Should we be allowed to 3D print humans?

When Oscar Pistorius sprang in to the scene in the para-Olympics, the materials used to repair his legs went beyond simply corrective measures and enhanced his ability to sprint up to a level comparable with able bodied athletes.

In fact, the likelihood is ( well, was before be started killing people) that his adaptations could have been modified so that he could of run faster than the standard speeds professional sprinters reach.

But to a modern bio-engineer, Pistorious’s legs enhancements would look like cavemen’s tools. In the near future, we will be able to 3D print out body parts that operate in the same way as our current parts. But why would we stop there? Technologically, it would be possible to advance these body parts beyond our current capacity. Eyes with better than 20:20 vision; or, like a bird of prey, that could see beyond the light spectrum. Expect them within 10 years. Already new tracheas, kidneys, and bones are in use. Don’t expect the technology to stop advancing.

Legislation and moral debates may hold off the implementation before the technology makes it possible. Moral debates such as: should we be able to ‘make completely new people?’, ‘what should we limit our enhancements to?’, ‘should we be allowed to create entirely new species of animal?’.

These debates should be engaged with now, as once the technology is there, it will probably find a way to happen with or without the public awareness. Just think GM vegetables and cloned meat that we regularly consume without really realising. We slept walked through these debates.

The next phase of evolution is happening in the laboratory and it is incredibly exciting. I would love it if I could slow down ageing or effortlessly stay fit. But the difficult moral debate doesn’t seem to be anywhere. People think I’m making up the breakthrough technology I read about in New Scientist each week.

As so many potential benefits may arise, touching everyone we know, will the debate be swept aside for the sake of foreseen human benefit? It shouldn’t be- it is more important than ever! Who do you think will be able to afford the enhancements? Certainly not those who can’t afford clean water or enough food for their families.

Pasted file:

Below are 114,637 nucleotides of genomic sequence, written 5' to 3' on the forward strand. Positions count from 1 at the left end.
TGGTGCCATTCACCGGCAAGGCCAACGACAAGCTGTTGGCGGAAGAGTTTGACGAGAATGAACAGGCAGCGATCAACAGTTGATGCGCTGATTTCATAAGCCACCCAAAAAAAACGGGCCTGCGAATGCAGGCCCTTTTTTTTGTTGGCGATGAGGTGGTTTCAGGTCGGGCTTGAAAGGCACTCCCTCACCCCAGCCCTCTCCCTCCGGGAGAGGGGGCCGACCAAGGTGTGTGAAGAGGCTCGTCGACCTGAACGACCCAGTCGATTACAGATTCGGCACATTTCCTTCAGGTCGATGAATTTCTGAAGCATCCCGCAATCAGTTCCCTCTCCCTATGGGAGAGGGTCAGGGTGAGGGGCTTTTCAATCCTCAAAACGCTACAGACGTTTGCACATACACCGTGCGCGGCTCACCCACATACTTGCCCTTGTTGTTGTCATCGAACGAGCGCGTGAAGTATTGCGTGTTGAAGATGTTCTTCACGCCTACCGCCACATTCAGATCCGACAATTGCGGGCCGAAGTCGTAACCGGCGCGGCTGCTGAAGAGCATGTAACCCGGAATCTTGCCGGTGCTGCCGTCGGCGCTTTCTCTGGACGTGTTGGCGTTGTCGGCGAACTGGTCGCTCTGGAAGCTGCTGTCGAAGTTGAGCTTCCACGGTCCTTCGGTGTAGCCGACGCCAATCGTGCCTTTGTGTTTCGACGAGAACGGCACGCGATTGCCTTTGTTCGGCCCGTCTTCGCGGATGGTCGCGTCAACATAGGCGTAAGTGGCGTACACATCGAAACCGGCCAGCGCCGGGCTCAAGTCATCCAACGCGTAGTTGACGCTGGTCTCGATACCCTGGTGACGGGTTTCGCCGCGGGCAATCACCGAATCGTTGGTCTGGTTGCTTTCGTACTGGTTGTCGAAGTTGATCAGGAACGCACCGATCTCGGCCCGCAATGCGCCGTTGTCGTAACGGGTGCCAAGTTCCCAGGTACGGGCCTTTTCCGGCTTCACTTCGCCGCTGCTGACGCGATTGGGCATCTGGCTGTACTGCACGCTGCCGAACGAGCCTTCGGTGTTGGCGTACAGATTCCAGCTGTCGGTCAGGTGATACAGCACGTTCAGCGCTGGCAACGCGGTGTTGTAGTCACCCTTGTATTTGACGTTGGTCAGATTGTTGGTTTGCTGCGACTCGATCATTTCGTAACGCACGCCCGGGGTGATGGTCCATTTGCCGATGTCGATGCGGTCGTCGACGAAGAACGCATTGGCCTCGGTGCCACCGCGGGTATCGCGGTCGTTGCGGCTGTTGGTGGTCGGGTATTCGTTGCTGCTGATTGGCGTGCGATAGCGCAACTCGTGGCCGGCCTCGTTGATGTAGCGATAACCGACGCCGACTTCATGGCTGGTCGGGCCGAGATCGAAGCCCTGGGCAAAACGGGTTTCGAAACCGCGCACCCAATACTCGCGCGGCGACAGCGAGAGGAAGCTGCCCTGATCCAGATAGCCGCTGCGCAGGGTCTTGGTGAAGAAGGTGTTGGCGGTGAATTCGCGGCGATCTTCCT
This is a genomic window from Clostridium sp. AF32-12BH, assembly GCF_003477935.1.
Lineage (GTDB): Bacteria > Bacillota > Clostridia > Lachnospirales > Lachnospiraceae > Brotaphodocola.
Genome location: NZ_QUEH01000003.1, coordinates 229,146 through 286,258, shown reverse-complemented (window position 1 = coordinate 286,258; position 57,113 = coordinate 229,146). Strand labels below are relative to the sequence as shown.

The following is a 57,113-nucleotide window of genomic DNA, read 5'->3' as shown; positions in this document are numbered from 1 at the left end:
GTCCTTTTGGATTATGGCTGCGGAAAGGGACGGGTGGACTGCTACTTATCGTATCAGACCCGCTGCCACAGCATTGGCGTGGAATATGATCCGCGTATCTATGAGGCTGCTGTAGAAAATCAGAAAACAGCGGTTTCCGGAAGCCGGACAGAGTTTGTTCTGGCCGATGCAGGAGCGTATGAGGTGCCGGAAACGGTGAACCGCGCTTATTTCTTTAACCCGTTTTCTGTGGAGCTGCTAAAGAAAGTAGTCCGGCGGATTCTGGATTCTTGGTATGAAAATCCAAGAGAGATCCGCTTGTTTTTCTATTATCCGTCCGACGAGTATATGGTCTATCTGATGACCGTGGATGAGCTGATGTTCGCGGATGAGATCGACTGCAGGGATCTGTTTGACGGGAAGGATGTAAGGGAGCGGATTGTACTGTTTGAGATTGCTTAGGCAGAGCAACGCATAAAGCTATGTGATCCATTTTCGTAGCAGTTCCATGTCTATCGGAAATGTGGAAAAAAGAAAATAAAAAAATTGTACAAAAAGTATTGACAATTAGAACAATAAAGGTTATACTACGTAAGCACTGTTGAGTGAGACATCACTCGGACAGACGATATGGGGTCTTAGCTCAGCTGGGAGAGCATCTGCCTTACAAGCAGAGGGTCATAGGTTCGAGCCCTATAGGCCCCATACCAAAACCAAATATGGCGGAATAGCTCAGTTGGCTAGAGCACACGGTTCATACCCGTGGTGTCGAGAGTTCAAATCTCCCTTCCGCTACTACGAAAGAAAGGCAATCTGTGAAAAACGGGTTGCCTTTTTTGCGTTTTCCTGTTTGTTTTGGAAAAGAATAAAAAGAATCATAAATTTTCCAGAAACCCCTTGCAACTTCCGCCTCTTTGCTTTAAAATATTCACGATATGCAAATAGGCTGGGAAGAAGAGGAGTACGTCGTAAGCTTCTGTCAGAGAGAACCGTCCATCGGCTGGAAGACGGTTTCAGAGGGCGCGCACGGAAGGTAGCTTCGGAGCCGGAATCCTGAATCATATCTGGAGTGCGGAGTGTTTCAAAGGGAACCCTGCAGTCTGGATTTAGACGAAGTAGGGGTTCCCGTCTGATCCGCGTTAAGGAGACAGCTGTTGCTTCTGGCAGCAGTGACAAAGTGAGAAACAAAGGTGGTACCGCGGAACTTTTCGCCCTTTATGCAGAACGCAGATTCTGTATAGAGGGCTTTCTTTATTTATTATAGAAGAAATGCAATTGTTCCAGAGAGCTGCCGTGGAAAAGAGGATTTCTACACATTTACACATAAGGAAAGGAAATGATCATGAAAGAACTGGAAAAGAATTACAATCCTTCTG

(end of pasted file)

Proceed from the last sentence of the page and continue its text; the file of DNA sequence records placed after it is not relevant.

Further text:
If the last 5 years have taught us anything, it is that technological change is speeding up at a rapid pace. Students are now being taught to code but are they being taught to wrestle with the big moral debates they need to be having about the future of our species? I lead an Education Technology group aiming to enhance the skills of students in the tech world but rarely hear about the moralistic aide of the teaching. But it is happening, right!?

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2 thoughts on “Should we be allowed to 3D print humans?

  1. What I’m interested in is if 3D printing could be used to print food? Something nutritious. Something that can satisfy hunger? Sounds outlandish I know.

    3D printing sounds cool but at the moment I think the real benefit is is printing can produce something edible. That sounds more exciting than being able to see more than I’m otherwise naturally capable.

    Of course if 3D printing can help anyone who needs it, that is all good. 🙂

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